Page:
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Oregon v. Taggart

August 6, 1973

STATE OF OREGON, RESPONDENT,
v.
MICHAEL PATRICK TAGGART, APPELLANT



Appeal from Circuit Court, Multnomah County. Charles S. Crookham, Judge. No. C 70-11-0387 Cr.

Robert C. Cannon, Deputy Public Defender, Salem, argued the cause for appellant. With him on the brief was Gary D. Babcock, Public Defender, Salem.

Thomas H. Denney, Assistant Attorney General, Salem, argued the cause for respondent. With him on the brief were Lee Johnson, Attorney General, and John W. Osburn, Solicitor General, Salem.

Thornton, Judge. Schwab, Chief Judge, and Foley, Judge.

Thornton

Defendant was convicted after jury trial of assault and robbery while armed. Former 163.280.*fn1 He appeals, contending that the trial court erred:

(1) In denying defendant's motion to suppress evidence seized as a result of police entry into his motel room on November 3, 1970, and a search of that room on November 4;

(2) In denying defendant's motion for a new trial based on newly discovered evidence;

(3) In prohibiting testimony from an examining psychiatrist as to statements made by defendant while under a so-called "truth serum"; and

(4) In instructing the jury that the agreement of 10 members was sufficient to convict defendant.

The essential facts are as follows:

Early in the evening of November 2, 1970, two armed men wearing ski masks held up the Portland business office of the Plaid Pantry grocery chain. Several office employes identified defendant, who had previously been an employe of the firm, as one of the two armed robbers.

The following evening, November 3, defendant, while driving along a Portland street, was arrested for failure to have a valid driver's license. Just prior to being placed in the patrol car, defendant passed a sizeable roll of currency to a woman companion who had been in the car with him. This woman was later identified as Susan Bliss, with whom defendant had been living. Miss Bliss was not detained.

After defendant had been transported to jail, the officers found a key to room 42 of the Jamaica Motel under the rear seat of the patrol car. The officers immediately turned over the key to detectives investigating the robbery. The detectives thereupon went to the motel, contacted the desk clerk and learned that the room was registered to "Erin O'Brien." However, both the residence address and car registration shown on the motel registration card were those of defendant. The clerk was also able to identify the picture of defendant shown her by the detectives as that of the individual who had previously registered as "Erin O'Brien." She also told them that a young woman was presently in the room. The detectives then proceeded to the room where they knocked and identified themselves as police officers, in response to inquiry by a female voice from within. At this point, the detectives heard considerable commotion and scurrying about within the room. Without waiting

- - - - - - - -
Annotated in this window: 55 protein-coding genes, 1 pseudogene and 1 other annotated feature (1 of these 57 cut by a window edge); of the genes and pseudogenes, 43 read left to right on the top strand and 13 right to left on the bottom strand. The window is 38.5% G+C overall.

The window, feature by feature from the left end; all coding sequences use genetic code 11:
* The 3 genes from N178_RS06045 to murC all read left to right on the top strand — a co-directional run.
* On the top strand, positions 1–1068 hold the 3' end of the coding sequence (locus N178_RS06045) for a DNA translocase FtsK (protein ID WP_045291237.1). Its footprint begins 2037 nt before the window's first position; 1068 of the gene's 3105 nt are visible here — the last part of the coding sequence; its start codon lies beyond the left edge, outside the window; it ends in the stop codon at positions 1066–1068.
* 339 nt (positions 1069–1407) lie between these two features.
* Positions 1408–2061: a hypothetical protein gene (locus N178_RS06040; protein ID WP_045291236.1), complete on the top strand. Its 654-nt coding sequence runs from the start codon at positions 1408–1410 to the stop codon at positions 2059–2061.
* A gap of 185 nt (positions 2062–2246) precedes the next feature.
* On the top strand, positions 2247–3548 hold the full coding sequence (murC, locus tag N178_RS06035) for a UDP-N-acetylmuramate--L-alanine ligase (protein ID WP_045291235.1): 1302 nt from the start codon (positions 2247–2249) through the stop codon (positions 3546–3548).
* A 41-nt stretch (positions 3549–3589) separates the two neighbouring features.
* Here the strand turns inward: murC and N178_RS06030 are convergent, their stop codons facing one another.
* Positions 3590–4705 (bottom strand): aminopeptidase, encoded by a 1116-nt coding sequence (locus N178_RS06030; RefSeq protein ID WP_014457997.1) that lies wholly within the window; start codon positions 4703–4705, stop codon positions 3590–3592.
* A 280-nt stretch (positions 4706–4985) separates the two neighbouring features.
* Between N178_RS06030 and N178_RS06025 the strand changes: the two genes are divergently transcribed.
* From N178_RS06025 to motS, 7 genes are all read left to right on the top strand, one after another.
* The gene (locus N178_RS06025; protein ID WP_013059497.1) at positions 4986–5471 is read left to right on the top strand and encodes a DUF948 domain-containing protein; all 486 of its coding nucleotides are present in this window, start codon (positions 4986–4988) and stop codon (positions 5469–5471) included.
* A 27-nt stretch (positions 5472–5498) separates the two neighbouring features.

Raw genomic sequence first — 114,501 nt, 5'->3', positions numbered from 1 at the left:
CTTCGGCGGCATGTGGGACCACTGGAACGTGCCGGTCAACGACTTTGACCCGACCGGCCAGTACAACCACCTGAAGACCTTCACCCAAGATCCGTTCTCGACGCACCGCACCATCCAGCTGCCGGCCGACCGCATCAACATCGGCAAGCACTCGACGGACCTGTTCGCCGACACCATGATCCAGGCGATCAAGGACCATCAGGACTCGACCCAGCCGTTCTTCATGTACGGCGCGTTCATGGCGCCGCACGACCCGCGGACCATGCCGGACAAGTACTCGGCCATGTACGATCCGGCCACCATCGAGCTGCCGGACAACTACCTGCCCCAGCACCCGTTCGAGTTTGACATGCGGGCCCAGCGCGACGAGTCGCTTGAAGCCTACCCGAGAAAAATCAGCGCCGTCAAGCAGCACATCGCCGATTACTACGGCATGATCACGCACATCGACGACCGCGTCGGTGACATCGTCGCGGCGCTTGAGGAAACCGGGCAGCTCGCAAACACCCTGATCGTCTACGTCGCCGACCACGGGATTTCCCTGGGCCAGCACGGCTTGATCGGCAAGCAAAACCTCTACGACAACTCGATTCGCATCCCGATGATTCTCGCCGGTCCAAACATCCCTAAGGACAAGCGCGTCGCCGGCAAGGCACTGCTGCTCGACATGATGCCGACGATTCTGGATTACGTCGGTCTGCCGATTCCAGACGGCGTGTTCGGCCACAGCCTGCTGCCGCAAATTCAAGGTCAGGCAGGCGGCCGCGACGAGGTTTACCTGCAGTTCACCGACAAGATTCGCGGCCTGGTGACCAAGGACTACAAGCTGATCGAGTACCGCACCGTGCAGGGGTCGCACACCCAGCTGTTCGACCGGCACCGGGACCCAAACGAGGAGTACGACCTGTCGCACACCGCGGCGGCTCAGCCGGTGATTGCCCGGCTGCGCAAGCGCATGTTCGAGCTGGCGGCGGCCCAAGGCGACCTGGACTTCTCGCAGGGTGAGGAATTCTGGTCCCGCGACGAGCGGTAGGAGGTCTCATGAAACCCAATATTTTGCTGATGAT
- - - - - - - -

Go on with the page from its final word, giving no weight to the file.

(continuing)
further they let themselves into the room, using the key previously recovered from the rear seat of the patrol car.

Inside the room the detectives found only Miss Bliss, whom they thereupon arrested for violation of the "hotel ordinance."*fn2 They seized a bank coin bag, of the type reportedly used in the Plaid Pantry robbery, which was lying on top of an overnight case belonging to Miss Bliss. Miss Bliss was searched at the women's jail and $1,676 in currency was recovered from her person. Several of these bills were subsequently identified as being among those taken in the robbery.

On the following day, November 4, 1970, police officers obtained the consent of the management of the motel to conduct a search of room 42. This search was conducted just prior to the management's cleaning of room 42 preparatory to making the room available for rental. Defendant's belongings were packed and placed in a storage room.

The motel owner testified that defendant rented the room on October 28, paying only for that night. On October 31, defendant paid the rent due for the 29th through the 31st, and again on November 2 paid the rent due for the nights of the 1st and 2nd. This was the last payment made prior to the search on November 4. The motel owner testified that she would have removed defendant's belongings on November 3 or 4, since he had not paid the room rent, if another party had been available to rent the ...


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